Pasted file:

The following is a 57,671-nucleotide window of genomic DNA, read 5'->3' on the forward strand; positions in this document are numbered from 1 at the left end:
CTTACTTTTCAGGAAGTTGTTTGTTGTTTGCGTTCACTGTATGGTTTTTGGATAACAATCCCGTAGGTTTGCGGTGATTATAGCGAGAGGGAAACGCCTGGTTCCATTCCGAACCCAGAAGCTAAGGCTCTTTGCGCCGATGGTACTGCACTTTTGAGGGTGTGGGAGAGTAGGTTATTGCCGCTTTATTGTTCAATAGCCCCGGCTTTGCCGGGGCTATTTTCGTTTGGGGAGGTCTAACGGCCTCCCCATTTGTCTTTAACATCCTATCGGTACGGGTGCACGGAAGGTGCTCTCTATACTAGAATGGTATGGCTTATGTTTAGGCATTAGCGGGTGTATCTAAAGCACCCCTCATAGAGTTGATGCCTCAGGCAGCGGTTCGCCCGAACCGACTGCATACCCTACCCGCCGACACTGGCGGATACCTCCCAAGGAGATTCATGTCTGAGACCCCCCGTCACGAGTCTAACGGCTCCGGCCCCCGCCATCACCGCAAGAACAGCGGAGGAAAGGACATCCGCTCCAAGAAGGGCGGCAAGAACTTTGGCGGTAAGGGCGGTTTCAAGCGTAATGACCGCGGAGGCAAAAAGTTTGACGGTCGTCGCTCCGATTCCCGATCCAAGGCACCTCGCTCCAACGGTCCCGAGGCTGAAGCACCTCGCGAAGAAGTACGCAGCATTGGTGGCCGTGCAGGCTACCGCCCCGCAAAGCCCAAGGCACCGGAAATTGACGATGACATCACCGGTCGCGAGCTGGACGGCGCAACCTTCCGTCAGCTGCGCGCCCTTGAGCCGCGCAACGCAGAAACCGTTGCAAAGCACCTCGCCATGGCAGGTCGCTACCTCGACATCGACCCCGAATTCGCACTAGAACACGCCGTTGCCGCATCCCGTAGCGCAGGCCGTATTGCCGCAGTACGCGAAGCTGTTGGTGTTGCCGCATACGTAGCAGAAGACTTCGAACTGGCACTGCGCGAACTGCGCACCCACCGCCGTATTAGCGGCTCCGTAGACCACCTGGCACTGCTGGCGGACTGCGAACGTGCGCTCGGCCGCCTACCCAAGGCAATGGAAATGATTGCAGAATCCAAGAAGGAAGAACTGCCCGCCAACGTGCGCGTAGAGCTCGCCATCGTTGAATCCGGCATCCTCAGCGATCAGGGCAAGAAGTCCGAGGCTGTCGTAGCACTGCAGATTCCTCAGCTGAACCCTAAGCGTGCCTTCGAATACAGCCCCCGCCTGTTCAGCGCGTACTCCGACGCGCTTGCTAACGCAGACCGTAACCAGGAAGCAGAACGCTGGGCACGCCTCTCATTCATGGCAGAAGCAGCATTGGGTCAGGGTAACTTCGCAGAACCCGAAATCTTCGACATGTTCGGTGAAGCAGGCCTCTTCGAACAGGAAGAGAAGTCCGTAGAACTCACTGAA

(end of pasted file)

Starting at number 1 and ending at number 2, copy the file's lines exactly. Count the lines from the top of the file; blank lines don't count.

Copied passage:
The following is a 57,671-nucleotide window of genomic DNA, read 5'->3' on the forward strand; positions in this document are numbered from 1 at the left end:
CTTACTTTTCAGGAAGTTGTTTGTTGTTTGCGTTCACTGTATGGTTTTTGGATAACAATCCCGTAGGTTTGCGGTGATTATAGCGAGAGGGAAACGCCTGGTTCCATTCCGAACCCAGAAGCTAAGGCTCTTTGCGCCGATGGTACTGCACTTTTGAGGGTGTGGGAGAGTAGGTTATTGCCGCTTTATTGTTCAATAGCCCCGGCTTTGCCGGGGCTATTTTCGTTTGGGGAGGTCTAACGGCCTCCCCATTTGTCTTTAACATCCTATCGGTACGGGTGCACGGAAGGTGCTCTCTATACTAGAATGGTATGGCTTATGTTTAGGCATTAGCGGGTGTATCTAAAGCACCCCTCATAGAGTTGATGCCTCAGGCAGCGGTTCGCCCGAACCGACTGCATACCCTACCCGCCGACACTGGCGGATACCTCCCAAGGAGATTCATGTCTGAGACCCCCCGTCACGAGTCTAACGGCTCCGGCCCCCGCCATCACCGCAAGAACAGCGGAGGAAAGGACATCCGCTCCAAGAAGGGCGGCAAGAACTTTGGCGGTAAGGGCGGTTTCAAGCGTAATGACCGCGGAGGCAAAAAGTTTGACGGTCGTCGCTCCGATTCCCGATCCAAGGCACCTCGCTCCAACGGTCCCGAGGCTGAAGCACCTCGCGAAGAAGTACGCAGCATTGGTGGCCGTGCAGGCTACCGCCCCGCAAAGCCCAAGGCACCGGAAATTGACGATGACATCACCGGTCGCGAGCTGGACGGCGCAACCTTCCGTCAGCTGCGCGCCCTTGAGCCGCGCAACGCAGAAACCGTTGCAAAGCACCTCGCCATGGCAGGTCGCTACCTCGACATCGACCCCGAATTCGCACTAGAACACGCCGTTGCCGCATCCCGTAGCGCAGGCCGTATTGCCGCAGTACGCGAAGCTGTTGGTGTTGCCGCATACGTAGCAGAAGACTTCGAACTGGCACTGCGCGAACTGCGCACCCACCGCCGTATTAGCGGCTCCGTAGACCACCTGGCACTGCTGGCGGACTGCGAACGTGCGCTCGGCCGCCTACCCAAGGCAATGGAAATGATTGCAGAATCCAAGAAGGAAGAACTGCCCGCCAACGTGCGCGTAGAGCTCGCCATCGTTGAATCCGGCATCCTCAGCGATCAGGGCAAGAAGTCCGAGGCTGTCGTAGCACTGCAGATTCCTCAGCTGAACCCTAAGCGTGCCTTCGAATACAGCCCCCGCCTGTTCAGCGCGTACTCCGACGCGCTTGCTAACGCAGACCGTAACCAGGAAGCAGAACGCTGGGCACGCCTCTCATTCATGGCAGAAGCAGCATTGGGTCAGGGTAACTTCGCAGAACCCGAAATCTTCGACATGTTCGGTGAAGCAGGCCTCTTCGAACAGGAAGAGAAGTCCGTAGAACTCACTGAA